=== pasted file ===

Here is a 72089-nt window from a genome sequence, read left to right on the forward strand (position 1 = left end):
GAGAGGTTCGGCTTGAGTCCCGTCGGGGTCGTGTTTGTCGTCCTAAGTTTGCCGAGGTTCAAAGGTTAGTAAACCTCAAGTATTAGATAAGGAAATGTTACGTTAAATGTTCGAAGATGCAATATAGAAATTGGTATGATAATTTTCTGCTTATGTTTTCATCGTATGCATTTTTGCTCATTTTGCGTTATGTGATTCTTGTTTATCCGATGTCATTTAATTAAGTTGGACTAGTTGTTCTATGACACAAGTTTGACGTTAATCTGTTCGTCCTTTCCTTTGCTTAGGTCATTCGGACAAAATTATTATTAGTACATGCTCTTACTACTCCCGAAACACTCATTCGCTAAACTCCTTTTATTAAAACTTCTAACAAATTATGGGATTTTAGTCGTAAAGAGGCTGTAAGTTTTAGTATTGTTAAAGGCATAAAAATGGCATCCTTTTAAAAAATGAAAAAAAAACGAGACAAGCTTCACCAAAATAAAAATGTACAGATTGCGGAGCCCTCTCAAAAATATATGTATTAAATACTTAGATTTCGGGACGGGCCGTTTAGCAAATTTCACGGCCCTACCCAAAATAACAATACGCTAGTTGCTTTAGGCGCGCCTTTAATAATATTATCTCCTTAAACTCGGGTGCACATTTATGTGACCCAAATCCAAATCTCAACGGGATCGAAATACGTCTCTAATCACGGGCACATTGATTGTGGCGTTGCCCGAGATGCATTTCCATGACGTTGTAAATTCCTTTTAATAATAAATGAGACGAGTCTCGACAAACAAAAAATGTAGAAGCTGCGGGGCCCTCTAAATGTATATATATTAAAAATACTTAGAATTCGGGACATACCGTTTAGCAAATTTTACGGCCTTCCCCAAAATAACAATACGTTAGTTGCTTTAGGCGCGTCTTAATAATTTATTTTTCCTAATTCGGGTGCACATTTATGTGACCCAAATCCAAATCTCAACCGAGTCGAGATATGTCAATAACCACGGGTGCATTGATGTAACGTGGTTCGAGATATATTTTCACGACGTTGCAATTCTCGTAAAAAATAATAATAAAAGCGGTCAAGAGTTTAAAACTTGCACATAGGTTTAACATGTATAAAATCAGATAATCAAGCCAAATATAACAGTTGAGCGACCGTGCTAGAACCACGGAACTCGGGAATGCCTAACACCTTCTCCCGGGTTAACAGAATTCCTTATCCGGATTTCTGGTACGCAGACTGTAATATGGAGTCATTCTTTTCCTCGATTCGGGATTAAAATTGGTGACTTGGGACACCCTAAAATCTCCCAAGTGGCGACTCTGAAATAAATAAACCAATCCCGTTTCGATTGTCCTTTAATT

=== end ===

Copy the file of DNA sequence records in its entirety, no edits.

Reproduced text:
Here is a 72089-nt window from a genome sequence, read left to right on the forward strand (position 1 = left end):
GAGAGGTTCGGCTTGAGTCCCGTCGGGGTCGTGTTTGTCGTCCTAAGTTTGCCGAGGTTCAAAGGTTAGTAAACCTCAAGTATTAGATAAGGAAATGTTACGTTAAATGTTCGAAGATGCAATATAGAAATTGGTATGATAATTTTCTGCTTATGTTTTCATCGTATGCATTTTTGCTCATTTTGCGTTATGTGATTCTTGTTTATCCGATGTCATTTAATTAAGTTGGACTAGTTGTTCTATGACACAAGTTTGACGTTAATCTGTTCGTCCTTTCCTTTGCTTAGGTCATTCGGACAAAATTATTATTAGTACATGCTCTTACTACTCCCGAAACACTCATTCGCTAAACTCCTTTTATTAAAACTTCTAACAAATTATGGGATTTTAGTCGTAAAGAGGCTGTAAGTTTTAGTATTGTTAAAGGCATAAAAATGGCATCCTTTTAAAAAATGAAAAAAAAACGAGACAAGCTTCACCAAAATAAAAATGTACAGATTGCGGAGCCCTCTCAAAAATATATGTATTAAATACTTAGATTTCGGGACGGGCCGTTTAGCAAATTTCACGGCCCTACCCAAAATAACAATACGCTAGTTGCTTTAGGCGCGCCTTTAATAATATTATCTCCTTAAACTCGGGTGCACATTTATGTGACCCAAATCCAAATCTCAACGGGATCGAAATACGTCTCTAATCACGGGCACATTGATTGTGGCGTTGCCCGAGATGCATTTCCATGACGTTGTAAATTCCTTTTAATAATAAATGAGACGAGTCTCGACAAACAAAAAATGTAGAAGCTGCGGGGCCCTCTAAATGTATATATATTAAAAATACTTAGAATTCGGGACATACCGTTTAGCAAATTTTACGGCCTTCCCCAAAATAACAATACGTTAGTTGCTTTAGGCGCGTCTTAATAATTTATTTTTCCTAATTCGGGTGCACATTTATGTGACCCAAATCCAAATCTCAACCGAGTCGAGATATGTCAATAACCACGGGTGCATTGATGTAACGTGGTTCGAGATATATTTTCACGACGTTGCAATTCTCGTAAAAAATAATAATAAAAGCGGTCAAGAGTTTAAAACTTGCACATAGGTTTAACATGTATAAAATCAGATAATCAAGCCAAATATAACAGTTGAGCGACCGTGCTAGAACCACGGAACTCGGGAATGCCTAACACCTTCTCCCGGGTTAACAGAATTCCTTATCCGGATTTCTGGTACGCAGACTGTAATATGGAGTCATTCTTTTCCTCGATTCGGGATTAAAATTGGTGACTTGGGACACCCTAAAATCTCCCAAGTGGCGACTCTGAAATAAATAAACCAATCCCGTTTCGATTGTCCTTTAATT